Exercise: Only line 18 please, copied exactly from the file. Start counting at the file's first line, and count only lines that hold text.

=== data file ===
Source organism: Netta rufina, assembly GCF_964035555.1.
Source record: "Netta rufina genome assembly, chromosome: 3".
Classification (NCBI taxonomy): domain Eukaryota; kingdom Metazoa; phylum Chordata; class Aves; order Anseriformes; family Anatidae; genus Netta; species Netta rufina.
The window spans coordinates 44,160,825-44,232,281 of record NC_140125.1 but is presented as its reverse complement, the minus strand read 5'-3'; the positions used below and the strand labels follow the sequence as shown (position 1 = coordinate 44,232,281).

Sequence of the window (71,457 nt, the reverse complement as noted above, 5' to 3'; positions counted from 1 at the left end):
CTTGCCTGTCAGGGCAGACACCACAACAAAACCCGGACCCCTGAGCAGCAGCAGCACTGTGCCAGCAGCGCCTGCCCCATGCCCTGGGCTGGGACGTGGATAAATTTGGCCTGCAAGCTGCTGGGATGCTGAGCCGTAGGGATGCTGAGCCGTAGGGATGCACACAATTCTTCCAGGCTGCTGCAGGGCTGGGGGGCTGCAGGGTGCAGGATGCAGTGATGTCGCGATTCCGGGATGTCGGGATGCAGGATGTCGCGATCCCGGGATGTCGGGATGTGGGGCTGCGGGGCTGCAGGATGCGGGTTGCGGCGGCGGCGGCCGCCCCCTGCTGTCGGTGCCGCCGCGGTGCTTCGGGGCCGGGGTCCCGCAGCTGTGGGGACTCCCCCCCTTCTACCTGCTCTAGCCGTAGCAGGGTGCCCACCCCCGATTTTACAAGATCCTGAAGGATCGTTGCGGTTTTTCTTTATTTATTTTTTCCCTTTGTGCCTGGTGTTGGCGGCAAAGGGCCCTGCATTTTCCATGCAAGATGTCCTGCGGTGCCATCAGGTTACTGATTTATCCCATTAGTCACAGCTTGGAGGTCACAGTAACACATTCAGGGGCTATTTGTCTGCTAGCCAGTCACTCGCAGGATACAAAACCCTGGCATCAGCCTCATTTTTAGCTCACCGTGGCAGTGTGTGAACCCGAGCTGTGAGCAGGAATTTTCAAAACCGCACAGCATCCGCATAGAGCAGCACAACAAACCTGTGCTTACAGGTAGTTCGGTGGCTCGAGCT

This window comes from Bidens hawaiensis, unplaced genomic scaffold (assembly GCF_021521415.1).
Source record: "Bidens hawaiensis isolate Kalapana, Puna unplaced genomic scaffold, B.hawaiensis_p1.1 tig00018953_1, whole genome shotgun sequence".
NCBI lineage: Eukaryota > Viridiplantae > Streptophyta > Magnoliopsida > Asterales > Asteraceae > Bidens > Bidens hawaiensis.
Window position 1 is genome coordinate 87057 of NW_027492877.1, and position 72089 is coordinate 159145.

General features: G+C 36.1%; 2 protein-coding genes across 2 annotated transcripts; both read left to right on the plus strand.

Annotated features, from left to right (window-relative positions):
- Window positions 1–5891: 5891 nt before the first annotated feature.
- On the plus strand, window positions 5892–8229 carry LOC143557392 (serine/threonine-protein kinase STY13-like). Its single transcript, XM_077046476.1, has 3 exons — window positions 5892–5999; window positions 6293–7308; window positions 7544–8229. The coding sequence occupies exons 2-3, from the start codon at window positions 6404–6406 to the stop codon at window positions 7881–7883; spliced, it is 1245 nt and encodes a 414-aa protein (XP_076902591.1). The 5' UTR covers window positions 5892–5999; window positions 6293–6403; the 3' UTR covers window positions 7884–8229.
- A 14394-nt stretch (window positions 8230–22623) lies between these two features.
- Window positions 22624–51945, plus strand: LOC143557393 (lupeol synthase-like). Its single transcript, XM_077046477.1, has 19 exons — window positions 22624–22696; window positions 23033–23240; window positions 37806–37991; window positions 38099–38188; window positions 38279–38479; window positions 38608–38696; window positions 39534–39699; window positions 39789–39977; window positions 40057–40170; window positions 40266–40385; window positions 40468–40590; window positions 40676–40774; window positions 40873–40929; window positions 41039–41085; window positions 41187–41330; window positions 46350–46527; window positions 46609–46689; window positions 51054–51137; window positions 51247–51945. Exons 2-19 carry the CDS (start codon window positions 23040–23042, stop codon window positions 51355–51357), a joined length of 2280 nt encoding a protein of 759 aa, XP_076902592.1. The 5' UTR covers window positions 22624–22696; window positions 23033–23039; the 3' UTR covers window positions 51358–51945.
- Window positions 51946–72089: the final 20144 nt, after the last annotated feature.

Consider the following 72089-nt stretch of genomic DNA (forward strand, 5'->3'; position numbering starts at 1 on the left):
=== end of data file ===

Consider the following 72089-nt stretch of genomic DNA (forward strand, 5'->3'; position numbering starts at 1 on the left):